It is now time to start making the changes needed, which is where the real work begins. Even when you think your customer journey map is complete, you’re still not done. Remember to allocate the time needed to make the changes.


Martha McKinleyMartha McKinleyFebruary 26, 2020
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6min1097

The coronavirus (COVID-19), an illness that attacks the lungs and airways, has affected around 78,000 people in China, swept over Italy, and continues to spread. 

As the virus continues to spread, employers in the UK should agree legal and health and safety procedures for employees in case they need to deal with cases.

Risk to the UK workforce

The NHS has stated that UK chief medical officers have raised the risk to the public from ‘low’ to ‘moderate’, but the risk to individuals remains low. It is advised if you do have symptoms, which include a cough, a high temperature, and shortness of breath and have visited Wuhan or the Hubei province in China, Iran, northern Italy, South Korea, and other areas of the Far East in the last two weeks to call 111.

The virus is spread in cough droplets and employees are advised to avoid germs by covering their mouth and nose with a tissue or sleeve when coughing or sneezing, putting tissues in the bin after use, washing their hands and avoiding contact with people who are affected.

Business response plans

It is sensible for UK businesses to consider the impact an outbreak of  coronavirus might have on its staff and operations more generally and have a response plan in place.

If managers are faced with staff who are unwell or concerned about possible infection, a well-prepared company policy will mean they feel confident in offering the correct response and are seen to remain calm.

Working from home

Asking staff to work from home is a practical option if you are an office-based employee. This obviously depends on the nature of a business and the possibility for infection spreading. In some industries, such as the care sector, this won’t be possible given the nature of the work being carried.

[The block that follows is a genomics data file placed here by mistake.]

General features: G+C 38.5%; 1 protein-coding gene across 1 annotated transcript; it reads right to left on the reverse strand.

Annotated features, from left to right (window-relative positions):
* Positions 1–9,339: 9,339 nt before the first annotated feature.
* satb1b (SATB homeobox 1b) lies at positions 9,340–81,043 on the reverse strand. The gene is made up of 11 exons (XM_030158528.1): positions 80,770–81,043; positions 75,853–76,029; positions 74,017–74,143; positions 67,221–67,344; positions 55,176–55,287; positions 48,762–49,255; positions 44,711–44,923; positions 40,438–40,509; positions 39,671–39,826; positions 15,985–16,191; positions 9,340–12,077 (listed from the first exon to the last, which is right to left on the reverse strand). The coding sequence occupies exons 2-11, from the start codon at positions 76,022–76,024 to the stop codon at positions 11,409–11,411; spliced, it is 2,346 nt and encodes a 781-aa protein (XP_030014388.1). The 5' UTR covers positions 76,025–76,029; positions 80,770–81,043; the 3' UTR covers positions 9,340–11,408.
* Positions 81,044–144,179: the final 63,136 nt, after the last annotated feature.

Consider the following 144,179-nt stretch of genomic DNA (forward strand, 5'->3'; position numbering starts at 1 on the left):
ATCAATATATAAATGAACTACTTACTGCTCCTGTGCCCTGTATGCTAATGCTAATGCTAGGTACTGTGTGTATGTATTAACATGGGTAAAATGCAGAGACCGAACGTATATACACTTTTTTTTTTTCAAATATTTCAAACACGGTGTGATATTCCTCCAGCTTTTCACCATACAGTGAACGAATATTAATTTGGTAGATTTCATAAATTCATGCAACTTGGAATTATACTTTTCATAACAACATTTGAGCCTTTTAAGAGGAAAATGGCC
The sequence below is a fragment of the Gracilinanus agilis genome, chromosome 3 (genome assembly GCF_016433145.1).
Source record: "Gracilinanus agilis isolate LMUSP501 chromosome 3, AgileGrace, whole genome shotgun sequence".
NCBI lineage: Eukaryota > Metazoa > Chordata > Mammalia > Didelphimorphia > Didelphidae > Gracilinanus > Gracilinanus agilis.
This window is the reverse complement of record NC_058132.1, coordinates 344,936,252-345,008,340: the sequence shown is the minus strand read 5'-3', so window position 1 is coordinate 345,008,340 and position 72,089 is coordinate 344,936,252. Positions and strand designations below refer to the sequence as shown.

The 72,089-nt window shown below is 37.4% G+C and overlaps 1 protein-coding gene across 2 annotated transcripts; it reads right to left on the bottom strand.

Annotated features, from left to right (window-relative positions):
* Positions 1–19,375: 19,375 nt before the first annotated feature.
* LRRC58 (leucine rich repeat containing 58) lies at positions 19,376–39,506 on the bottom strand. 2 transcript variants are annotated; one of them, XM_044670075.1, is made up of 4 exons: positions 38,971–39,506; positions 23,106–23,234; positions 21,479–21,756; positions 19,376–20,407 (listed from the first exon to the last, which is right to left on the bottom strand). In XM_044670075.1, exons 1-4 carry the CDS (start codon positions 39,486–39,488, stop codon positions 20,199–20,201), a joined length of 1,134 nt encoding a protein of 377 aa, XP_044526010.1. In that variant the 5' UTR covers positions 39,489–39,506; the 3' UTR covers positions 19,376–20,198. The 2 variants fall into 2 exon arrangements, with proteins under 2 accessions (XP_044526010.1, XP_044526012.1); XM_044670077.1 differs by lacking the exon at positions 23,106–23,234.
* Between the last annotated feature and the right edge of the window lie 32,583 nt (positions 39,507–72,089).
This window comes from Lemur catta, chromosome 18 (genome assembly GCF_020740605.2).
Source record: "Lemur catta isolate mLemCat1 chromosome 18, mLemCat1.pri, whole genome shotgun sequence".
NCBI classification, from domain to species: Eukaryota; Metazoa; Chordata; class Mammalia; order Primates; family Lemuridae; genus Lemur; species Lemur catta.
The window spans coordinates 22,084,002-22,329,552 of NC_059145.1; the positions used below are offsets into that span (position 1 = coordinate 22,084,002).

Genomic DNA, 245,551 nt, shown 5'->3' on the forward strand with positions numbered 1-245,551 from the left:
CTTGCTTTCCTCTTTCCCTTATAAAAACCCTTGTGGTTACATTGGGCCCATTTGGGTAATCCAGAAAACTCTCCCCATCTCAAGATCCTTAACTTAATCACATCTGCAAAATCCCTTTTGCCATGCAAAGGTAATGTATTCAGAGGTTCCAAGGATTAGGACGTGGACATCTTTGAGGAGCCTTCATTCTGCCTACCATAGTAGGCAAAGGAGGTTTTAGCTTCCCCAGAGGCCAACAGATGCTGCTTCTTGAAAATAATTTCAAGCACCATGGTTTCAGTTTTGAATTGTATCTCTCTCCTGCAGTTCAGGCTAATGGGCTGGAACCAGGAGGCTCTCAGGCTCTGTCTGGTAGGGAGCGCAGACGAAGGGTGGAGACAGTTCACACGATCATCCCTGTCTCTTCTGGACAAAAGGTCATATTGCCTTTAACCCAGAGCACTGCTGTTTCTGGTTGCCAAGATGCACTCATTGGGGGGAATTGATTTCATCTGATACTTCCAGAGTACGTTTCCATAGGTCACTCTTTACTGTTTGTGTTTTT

If home working is an option then this should be considered if a member of staff is being quarantined but is still able to work, or is a vulnerable employee, for example if they are pregnant or at a higher risk of infection. It is important to note that remote working is at the employer’s discretion as legally they do not have to be offered.

Legal responsibilities

Employers have an overarching obligation to take reasonable steps to safeguard their employees while at work, this is an implied responsibility. In addition to this duty are the relevant pieces of health and safety legislation which also afford protection to employees.

Reasonable precautionary steps are expected by an employer when considering the health of their employees. Relevant ACAS guidelines state that there is no statutory right to paid sick leave while staff are quarantined but not actually unwell.

An employer may want to consider its obligation to other members of staff and agree to pay quarantined employees to reduce the risk of a virus spreading.

When a business is forced to close

In some industries there will be a ‘lay off’ clause within an employment contract, which is a provision designed to deal with a situation in which an employer cannot provide an employee with work, for example, a factory may be forced to close.